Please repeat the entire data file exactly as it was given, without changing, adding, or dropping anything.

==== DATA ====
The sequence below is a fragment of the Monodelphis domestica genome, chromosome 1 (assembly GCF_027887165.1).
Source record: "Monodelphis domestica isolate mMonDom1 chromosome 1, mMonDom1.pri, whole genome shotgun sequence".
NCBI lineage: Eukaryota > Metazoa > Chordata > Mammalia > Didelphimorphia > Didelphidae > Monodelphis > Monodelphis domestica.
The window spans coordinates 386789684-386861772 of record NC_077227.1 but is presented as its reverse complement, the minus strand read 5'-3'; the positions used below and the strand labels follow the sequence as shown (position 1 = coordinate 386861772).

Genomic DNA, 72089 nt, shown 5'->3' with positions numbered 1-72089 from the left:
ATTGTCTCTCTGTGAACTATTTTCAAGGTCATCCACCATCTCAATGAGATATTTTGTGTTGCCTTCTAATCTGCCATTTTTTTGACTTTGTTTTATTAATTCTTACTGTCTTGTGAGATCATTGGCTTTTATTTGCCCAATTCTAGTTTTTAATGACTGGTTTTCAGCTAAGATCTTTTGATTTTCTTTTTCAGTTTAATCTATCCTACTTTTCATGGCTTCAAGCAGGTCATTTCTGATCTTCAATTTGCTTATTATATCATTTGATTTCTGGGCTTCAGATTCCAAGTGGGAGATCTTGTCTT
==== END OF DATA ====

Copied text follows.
The sequence below is a fragment of the Monodelphis domestica genome, chromosome 1 (assembly GCF_027887165.1).
Source record: "Monodelphis domestica isolate mMonDom1 chromosome 1, mMonDom1.pri, whole genome shotgun sequence".
NCBI lineage: Eukaryota > Metazoa > Chordata > Mammalia > Didelphimorphia > Didelphidae > Monodelphis > Monodelphis domestica.
The window spans coordinates 386789684-386861772 of record NC_077227.1 but is presented as its reverse complement, the minus strand read 5'-3'; the positions used below and the strand labels follow the sequence as shown (position 1 = coordinate 386861772).

Genomic DNA, 72089 nt, shown 5'->3' with positions numbered 1-72089 from the left:
ATTGTCTCTCTGTGAACTATTTTCAAGGTCATCCACCATCTCAATGAGATATTTTGTGTTGCCTTCTAATCTGCCATTTTTTTGACTTTGTTTTATTAATTCTTACTGTCTTGTGAGATCATTGGCTTTTATTTGCCCAATTCTAGTTTTTAATGACTGGTTTTCAGCTAAGATCTTTTGATTTTCTTTTTCAGTTTAATCTATCCTACTTTTCATGGCTTCAAGCAGGTCATTTCTGATCTTCAATTTGCTTATTATATCATTTGATTTCTGGGCTTCAGATTCCAAGTGGGAGATCTTGTCTT